In the Great Demon Outbreak, the terrible demonic lord Malgorus devastated the lands. He and the demons under his command killed thousands of innocent lives. The king had been forced to act. Malgorus, according to reports, had been the most powerful demon humankind had ever known before, or since. The king sent his most battle-hardened legion to deal with the threat. The legion knew how to deal with threats like this. The best strategy was to split up into groups of at least twenty and spread out so that the demon would always be being attacked, no matter where he teleported. This strategy proved effective with the demons they had fought before.

But Malgorus was no ordinary demon.

One of the most highly respected paladins in the kingdom was present in this battle, as commander of one of the squads. He had survived some of the worst massacres in the Outbreak. He was ready. Or so he thought.

The demon materialized swiftly and suddenly. The time it took for Malgorus to pass through the rip in the void was all the nearby squad had to prepare for the incoming battle. He was a gargantuan the size of the king’s castle itself. And he was clearly not to be trifled with. He peered down on the squad with molten hatred for eyes. He uttered a single word in his demonic tongue.

The entire squad started vaporizing before the paladin’s eyes.

There was nothing he could do but to place a shield on himself and the man closest to him, right as he disintegrated, catching nothing of the man’s essence other than his life force itself. His body was no longer existent, but his soul remained enclosed in the golden sphere. Maybe there was still time.

The years went by. The Outbreak subsided after the encounter with Malgorus, as he was never seen again. The paladin had devoted his life to helping his friend, while studying him at the same time. He was able to communicate through the indestructible shield, and helped the paladin with his studies. As time went by, they learned more about the mysterious spell. First, it wasn’t an ordinary spell at all, but a curse, and a deadly one. They couldn’t figure out how to dispel such a powerful curse, nor would it return his body to him if they did. They had become aware that upon releasing the shield, it would release a massive burst of demonic energy, and would most certainly kill everyone nearby. Granted, the paladin’s small but formidable fortress was miles away from the capital, but no chances could be taken.

The paladin started studying mage craft, but there was nothing that suppressed demonic energy. The main goal was to figure out a way for him to survive without the help of the shield. There was no paladin spell that did anything they wanted, besides the shield they used as a makeshift container. The paladin searched other types of magic practicing, like shamanism and necromancy, but there was nothing that did what they needed.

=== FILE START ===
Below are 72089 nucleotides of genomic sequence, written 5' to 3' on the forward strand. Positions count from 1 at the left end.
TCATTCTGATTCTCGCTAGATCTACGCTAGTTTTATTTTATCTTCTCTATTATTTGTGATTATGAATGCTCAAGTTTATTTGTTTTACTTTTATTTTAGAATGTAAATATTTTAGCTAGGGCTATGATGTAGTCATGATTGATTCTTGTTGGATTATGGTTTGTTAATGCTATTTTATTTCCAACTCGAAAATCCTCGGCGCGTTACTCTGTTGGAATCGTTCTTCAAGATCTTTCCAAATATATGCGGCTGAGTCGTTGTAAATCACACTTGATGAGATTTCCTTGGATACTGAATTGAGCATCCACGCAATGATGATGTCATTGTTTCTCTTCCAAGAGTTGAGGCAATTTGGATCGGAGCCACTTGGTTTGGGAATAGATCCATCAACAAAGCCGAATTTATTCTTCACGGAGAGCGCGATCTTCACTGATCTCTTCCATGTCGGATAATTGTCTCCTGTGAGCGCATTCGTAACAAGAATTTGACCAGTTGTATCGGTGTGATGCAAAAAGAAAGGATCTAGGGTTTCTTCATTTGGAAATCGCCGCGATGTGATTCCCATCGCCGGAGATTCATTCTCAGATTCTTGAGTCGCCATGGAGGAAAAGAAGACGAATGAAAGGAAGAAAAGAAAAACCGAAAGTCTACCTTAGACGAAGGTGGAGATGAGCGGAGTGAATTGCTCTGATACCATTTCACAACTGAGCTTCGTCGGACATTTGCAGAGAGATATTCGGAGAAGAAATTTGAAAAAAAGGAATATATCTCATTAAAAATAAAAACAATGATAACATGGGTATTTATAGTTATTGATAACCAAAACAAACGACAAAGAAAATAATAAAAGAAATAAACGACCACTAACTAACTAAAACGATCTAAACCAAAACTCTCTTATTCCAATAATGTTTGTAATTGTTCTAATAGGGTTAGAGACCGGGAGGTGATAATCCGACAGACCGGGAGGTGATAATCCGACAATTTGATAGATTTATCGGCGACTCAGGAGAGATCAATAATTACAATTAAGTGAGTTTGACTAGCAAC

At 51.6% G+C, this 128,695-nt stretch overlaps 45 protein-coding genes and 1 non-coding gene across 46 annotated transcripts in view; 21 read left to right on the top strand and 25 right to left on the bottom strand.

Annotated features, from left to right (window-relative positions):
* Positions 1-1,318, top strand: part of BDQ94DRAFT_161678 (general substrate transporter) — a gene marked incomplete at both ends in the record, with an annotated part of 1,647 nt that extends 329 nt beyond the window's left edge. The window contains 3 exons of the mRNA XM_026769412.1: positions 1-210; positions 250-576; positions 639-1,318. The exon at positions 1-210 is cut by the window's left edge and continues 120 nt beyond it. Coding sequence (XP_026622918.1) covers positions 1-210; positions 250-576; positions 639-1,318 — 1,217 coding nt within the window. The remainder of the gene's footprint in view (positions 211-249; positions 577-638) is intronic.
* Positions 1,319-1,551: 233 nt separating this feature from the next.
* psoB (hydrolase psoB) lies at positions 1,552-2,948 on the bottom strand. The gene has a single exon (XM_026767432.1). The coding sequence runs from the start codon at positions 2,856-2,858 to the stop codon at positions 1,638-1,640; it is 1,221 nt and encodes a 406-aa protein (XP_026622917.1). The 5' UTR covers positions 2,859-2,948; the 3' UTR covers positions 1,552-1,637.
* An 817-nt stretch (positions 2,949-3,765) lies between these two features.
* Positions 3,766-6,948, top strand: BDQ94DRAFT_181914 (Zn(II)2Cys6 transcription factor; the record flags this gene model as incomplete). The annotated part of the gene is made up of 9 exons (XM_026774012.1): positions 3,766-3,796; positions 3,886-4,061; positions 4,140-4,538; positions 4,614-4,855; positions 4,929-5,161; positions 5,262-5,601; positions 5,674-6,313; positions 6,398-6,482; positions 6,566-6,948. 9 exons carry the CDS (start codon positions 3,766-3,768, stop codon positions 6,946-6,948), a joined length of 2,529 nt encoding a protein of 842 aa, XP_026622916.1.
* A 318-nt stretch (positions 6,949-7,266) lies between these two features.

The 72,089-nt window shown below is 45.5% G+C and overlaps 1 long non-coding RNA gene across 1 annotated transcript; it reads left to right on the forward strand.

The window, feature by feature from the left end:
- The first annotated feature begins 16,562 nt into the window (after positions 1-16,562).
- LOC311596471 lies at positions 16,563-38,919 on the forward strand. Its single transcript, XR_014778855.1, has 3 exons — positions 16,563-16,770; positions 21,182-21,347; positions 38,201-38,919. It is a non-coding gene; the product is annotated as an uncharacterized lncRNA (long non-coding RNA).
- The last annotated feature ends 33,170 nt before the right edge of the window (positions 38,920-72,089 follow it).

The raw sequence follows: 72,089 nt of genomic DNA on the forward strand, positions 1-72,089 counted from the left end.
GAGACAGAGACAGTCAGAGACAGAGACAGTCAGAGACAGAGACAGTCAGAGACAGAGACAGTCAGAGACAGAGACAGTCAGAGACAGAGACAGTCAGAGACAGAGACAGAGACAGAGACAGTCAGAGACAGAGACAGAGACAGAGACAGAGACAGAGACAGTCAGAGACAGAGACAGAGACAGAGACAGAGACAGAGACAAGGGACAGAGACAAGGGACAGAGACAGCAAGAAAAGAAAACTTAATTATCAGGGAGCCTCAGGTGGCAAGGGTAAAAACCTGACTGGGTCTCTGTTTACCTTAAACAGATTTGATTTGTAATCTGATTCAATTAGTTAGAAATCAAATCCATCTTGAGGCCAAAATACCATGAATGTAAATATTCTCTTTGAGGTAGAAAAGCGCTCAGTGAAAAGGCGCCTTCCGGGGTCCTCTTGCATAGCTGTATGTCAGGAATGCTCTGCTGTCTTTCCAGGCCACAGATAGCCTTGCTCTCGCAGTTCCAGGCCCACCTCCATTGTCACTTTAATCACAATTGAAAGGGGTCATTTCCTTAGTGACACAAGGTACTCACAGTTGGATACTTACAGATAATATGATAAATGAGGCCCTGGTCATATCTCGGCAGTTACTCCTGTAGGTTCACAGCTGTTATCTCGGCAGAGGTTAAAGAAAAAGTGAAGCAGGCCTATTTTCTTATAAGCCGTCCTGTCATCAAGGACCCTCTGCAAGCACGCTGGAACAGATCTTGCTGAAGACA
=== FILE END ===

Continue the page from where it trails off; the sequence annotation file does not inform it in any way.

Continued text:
More years went by, and the paladin slowly became more frustrated. He was forced to do what no human, let alone paladin, had ever done. He began to study the demonic arts.

He knew this was forbidden on too many levels to count, but he was determined. The paladin’s deity saw this with disdain and felt the paladin had dishonored him. Without a second thought, he took all ability he had as a paladin. He became exiled among his order. Still, he helped his friend, knowing he could never be redeemed. He resigned to his tower permanently studying, looking for his spell.

Years went by. In his advanced age, and his friend being stuck in the shield, there wasn’t much either could do. But one day, he found it. It was a binding spell that took the target’s soul, and placed it into a previously inanimate object. Not having another suitable candidate for the binding, the paladin gifted him his old armor, battle worn yet still golden with the paladin’s crest. They began the preparations for the spell.

The bodiless soul moved to the center of the circle, next to the exiled paladin’s golden armor. The exile paced around a corner of the octagonal room scanning the tomes he himself created. They’d been best friends for three decades, now. The soul could usually tell what the paladin was thinking, by his gesturing and facial expressions.

He was obviously nervous. This had never been attempted before, so what were the chances of success? Not thinking about it, the soul looked around the room. He saw the intricate circle of chalk drawn carefully below him, and the dusty bookshelves against the walls. There were lit candles scattered around the ground, and there was a single window that brought a beam of outside light into the room. He looked back to the exile, who was staring at him. “I’m ready,” the soul said.

The paladin started speaking in a tongue never uttered from a human mouth. As he spoke, a breeze started blowing counterclockwise in the center of the room, but the window was shut. A quiet drumming tuned in, with an unending crescendo. As he chanted more, the candlelight dimmed as the wind became stronger. Pages in the open tomes started flipping, and the drumming grew louder and louder. The armor slowly rose up to a stand, as if an unseen force acted upon it. The wind blew harder and harder, turning into a fierce gale. It blew out the candles, and they were knocked over by the force of it, leaving only the window’s small beam of sun to light the room. The sound of the drums became even louder.

The exile was almost done with his binding spell, but next he needed to dispel the barrier before he could finish. He needed to time it perfectly in order for the soul not to disperse too much. “I’m dispelling the barrier, get ready,” the exile said, but his voice was lost in the gale. He soon realized this, and spoke up.

“I’m going to dispel the shield,” He yelled, “Get ready.”